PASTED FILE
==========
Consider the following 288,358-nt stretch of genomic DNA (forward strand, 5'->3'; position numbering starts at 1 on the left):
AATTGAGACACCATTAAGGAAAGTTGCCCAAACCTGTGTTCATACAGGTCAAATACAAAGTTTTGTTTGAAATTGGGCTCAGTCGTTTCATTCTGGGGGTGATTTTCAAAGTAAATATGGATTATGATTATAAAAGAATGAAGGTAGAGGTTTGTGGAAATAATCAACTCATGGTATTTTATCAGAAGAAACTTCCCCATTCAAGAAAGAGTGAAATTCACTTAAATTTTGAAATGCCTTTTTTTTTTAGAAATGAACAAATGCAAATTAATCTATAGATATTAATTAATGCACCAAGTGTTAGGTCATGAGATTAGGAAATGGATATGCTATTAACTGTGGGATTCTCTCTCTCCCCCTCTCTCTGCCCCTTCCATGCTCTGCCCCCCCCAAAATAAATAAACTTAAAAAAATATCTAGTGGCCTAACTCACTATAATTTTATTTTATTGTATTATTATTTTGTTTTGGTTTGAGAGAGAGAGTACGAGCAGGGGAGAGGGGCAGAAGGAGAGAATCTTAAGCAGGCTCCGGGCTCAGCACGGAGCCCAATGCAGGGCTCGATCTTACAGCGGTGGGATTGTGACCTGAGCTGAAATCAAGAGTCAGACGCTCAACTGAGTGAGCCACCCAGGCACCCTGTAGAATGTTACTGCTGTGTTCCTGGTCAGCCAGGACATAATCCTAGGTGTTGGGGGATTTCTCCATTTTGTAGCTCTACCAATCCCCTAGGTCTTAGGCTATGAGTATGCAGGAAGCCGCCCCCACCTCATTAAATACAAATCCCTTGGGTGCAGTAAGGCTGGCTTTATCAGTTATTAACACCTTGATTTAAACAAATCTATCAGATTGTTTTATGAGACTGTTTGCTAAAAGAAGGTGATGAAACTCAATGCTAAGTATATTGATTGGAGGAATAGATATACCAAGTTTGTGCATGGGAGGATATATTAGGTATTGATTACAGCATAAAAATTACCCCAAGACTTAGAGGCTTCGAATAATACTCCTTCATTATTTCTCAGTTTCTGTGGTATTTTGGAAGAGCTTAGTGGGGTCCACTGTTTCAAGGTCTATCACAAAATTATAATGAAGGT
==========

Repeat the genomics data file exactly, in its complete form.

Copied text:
Consider the following 288,358-nt stretch of genomic DNA (forward strand, 5'->3'; position numbering starts at 1 on the left):
AATTGAGACACCATTAAGGAAAGTTGCCCAAACCTGTGTTCATACAGGTCAAATACAAAGTTTTGTTTGAAATTGGGCTCAGTCGTTTCATTCTGGGGGTGATTTTCAAAGTAAATATGGATTATGATTATAAAAGAATGAAGGTAGAGGTTTGTGGAAATAATCAACTCATGGTATTTTATCAGAAGAAACTTCCCCATTCAAGAAAGAGTGAAATTCACTTAAATTTTGAAATGCCTTTTTTTTTTAGAAATGAACAAATGCAAATTAATCTATAGATATTAATTAATGCACCAAGTGTTAGGTCATGAGATTAGGAAATGGATATGCTATTAACTGTGGGATTCTCTCTCTCCCCCTCTCTCTGCCCCTTCCATGCTCTGCCCCCCCCAAAATAAATAAACTTAAAAAAATATCTAGTGGCCTAACTCACTATAATTTTATTTTATTGTATTATTATTTTGTTTTGGTTTGAGAGAGAGAGTACGAGCAGGGGAGAGGGGCAGAAGGAGAGAATCTTAAGCAGGCTCCGGGCTCAGCACGGAGCCCAATGCAGGGCTCGATCTTACAGCGGTGGGATTGTGACCTGAGCTGAAATCAAGAGTCAGACGCTCAACTGAGTGAGCCACCCAGGCACCCTGTAGAATGTTACTGCTGTGTTCCTGGTCAGCCAGGACATAATCCTAGGTGTTGGGGGATTTCTCCATTTTGTAGCTCTACCAATCCCCTAGGTCTTAGGCTATGAGTATGCAGGAAGCCGCCCCCACCTCATTAAATACAAATCCCTTGGGTGCAGTAAGGCTGGCTTTATCAGTTATTAACACCTTGATTTAAACAAATCTATCAGATTGTTTTATGAGACTGTTTGCTAAAAGAAGGTGATGAAACTCAATGCTAAGTATATTGATTGGAGGAATAGATATACCAAGTTTGTGCATGGGAGGATATATTAGGTATTGATTACAGCATAAAAATTACCCCAAGACTTAGAGGCTTCGAATAATACTCCTTCATTATTTCTCAGTTTCTGTGGTATTTTGGAAGAGCTTAGTGGGGTCCACTGTTTCAAGGTCTATCACAAAATTATAATGAAGGT